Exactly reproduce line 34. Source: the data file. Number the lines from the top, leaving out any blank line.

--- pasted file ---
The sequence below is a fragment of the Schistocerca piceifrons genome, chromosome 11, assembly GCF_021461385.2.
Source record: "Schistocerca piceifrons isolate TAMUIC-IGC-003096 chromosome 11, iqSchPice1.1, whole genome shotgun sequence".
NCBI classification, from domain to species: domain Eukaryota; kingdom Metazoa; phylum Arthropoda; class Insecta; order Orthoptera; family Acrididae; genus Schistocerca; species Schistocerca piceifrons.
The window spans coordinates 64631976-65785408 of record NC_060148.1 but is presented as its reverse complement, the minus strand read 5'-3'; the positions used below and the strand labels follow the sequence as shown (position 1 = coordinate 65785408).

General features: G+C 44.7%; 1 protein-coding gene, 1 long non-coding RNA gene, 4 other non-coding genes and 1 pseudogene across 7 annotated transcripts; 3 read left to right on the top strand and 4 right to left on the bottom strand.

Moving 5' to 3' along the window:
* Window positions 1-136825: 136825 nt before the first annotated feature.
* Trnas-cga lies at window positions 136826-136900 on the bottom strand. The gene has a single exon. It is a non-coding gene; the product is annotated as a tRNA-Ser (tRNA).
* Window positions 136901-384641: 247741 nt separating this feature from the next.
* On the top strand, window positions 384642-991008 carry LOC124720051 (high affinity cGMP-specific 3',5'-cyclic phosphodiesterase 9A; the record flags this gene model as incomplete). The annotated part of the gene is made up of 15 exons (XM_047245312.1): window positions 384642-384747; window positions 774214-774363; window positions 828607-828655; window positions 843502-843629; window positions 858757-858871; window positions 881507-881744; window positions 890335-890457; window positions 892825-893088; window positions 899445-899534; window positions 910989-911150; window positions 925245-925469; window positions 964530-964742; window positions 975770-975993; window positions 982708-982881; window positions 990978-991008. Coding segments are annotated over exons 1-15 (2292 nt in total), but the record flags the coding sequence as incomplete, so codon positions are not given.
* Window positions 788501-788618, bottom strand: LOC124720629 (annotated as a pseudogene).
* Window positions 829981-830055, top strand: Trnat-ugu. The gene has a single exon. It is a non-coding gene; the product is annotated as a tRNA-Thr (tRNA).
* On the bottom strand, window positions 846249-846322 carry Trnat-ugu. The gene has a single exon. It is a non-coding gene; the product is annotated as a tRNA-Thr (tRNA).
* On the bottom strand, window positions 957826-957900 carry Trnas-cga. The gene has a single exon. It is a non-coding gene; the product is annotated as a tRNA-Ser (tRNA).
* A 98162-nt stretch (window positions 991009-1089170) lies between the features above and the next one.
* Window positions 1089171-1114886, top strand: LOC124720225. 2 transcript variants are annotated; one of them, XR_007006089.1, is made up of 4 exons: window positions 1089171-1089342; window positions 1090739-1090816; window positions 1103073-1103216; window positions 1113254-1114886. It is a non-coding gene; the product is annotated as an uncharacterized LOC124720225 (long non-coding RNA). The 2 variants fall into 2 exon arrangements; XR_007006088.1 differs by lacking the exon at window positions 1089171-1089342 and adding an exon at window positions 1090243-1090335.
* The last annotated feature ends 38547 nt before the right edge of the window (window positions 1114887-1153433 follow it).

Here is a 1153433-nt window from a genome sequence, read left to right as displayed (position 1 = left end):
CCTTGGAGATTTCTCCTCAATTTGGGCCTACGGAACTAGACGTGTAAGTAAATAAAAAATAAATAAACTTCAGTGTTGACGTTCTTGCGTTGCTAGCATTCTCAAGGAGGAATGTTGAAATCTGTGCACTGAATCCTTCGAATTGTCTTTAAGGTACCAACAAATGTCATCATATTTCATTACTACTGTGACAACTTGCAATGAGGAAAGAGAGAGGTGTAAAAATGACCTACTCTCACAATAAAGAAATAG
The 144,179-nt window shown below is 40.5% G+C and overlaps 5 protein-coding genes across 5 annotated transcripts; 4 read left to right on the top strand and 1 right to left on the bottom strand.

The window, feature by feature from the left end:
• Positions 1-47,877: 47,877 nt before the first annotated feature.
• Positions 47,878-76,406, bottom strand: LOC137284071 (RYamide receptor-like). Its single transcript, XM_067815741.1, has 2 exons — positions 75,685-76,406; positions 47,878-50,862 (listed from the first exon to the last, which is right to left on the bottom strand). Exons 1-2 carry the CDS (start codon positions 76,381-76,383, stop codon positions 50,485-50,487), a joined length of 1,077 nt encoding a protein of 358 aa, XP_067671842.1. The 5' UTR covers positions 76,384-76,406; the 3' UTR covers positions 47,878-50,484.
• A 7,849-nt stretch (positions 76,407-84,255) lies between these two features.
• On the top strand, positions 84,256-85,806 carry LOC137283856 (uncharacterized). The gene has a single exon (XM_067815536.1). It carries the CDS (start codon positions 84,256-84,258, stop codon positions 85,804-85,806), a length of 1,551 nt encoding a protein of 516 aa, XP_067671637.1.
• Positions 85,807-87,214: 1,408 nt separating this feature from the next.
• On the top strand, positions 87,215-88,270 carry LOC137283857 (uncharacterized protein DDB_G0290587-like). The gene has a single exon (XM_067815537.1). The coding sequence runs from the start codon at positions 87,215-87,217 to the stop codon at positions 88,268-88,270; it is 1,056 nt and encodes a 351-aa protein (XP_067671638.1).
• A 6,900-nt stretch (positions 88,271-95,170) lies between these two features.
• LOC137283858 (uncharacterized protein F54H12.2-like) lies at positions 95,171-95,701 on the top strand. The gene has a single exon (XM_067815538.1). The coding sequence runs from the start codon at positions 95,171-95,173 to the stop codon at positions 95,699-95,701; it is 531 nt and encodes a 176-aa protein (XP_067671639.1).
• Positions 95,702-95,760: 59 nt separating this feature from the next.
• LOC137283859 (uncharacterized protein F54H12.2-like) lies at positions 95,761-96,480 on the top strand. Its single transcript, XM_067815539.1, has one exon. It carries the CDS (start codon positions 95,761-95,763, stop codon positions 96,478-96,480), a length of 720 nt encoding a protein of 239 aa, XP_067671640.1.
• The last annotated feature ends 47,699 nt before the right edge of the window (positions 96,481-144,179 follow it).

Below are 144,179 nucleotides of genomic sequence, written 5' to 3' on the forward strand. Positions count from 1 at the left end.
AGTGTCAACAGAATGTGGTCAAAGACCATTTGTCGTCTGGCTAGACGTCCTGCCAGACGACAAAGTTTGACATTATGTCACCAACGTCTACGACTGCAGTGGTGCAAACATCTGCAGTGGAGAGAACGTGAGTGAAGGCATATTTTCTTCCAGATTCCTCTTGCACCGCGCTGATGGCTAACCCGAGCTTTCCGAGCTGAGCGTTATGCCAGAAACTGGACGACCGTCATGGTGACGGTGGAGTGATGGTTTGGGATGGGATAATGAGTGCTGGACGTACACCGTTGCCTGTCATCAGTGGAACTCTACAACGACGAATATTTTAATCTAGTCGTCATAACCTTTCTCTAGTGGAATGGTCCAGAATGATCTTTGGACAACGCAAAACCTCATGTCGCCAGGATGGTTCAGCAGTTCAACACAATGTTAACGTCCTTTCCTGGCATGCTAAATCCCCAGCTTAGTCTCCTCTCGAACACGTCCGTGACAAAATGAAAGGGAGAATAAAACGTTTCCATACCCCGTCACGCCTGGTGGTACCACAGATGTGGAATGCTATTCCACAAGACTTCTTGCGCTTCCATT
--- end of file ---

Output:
AGTGTCAACAGAATGTGGTCAAAGACCATTTGTCGTCTGGCTAGACGTCCTGCCAGACGACAAAGTTTGACATTATGTCACCAACGTCTACGACTGCAGTGGTGCAAACATCTGCAGTGGAGAGAACGTGAGTGAAGGCATATTTTCTTCCAGATTCCTCTTGCACCGCGCTGATGGCTAACCCGAGCTTTCCGAGCTGAGCGTTATGCCAGAAACTGGACGACCGTCATGGTGACGGTGGAGTGATGGTTTGGGATGGGATAATGAGTGCTGGACGTACACCGTTGCCTGTCATCAGTGGAACTCTACAACGACGAATATTTTAATCTAGTCGTCATAACCTTTCTCTAGTGGAATGGTCCAGAATGATCTTTGGACAACGCAAAACCTCATGTCGCCAGGATGGTTCAGCAGTTCAACACAATGTTAACGTCCTTTCCTGGCATGCTAAATCCCCAGCTTAGTCTCCTCTCGAACACGTCCGTGACAAAATGAAAGGGAGAATAAAACGTTTCCATACCCCGTCACGCCTGGTGGTACCACAGATGTGGAATGCTATTCCACAAGACTTCTTGCGCTTCCATT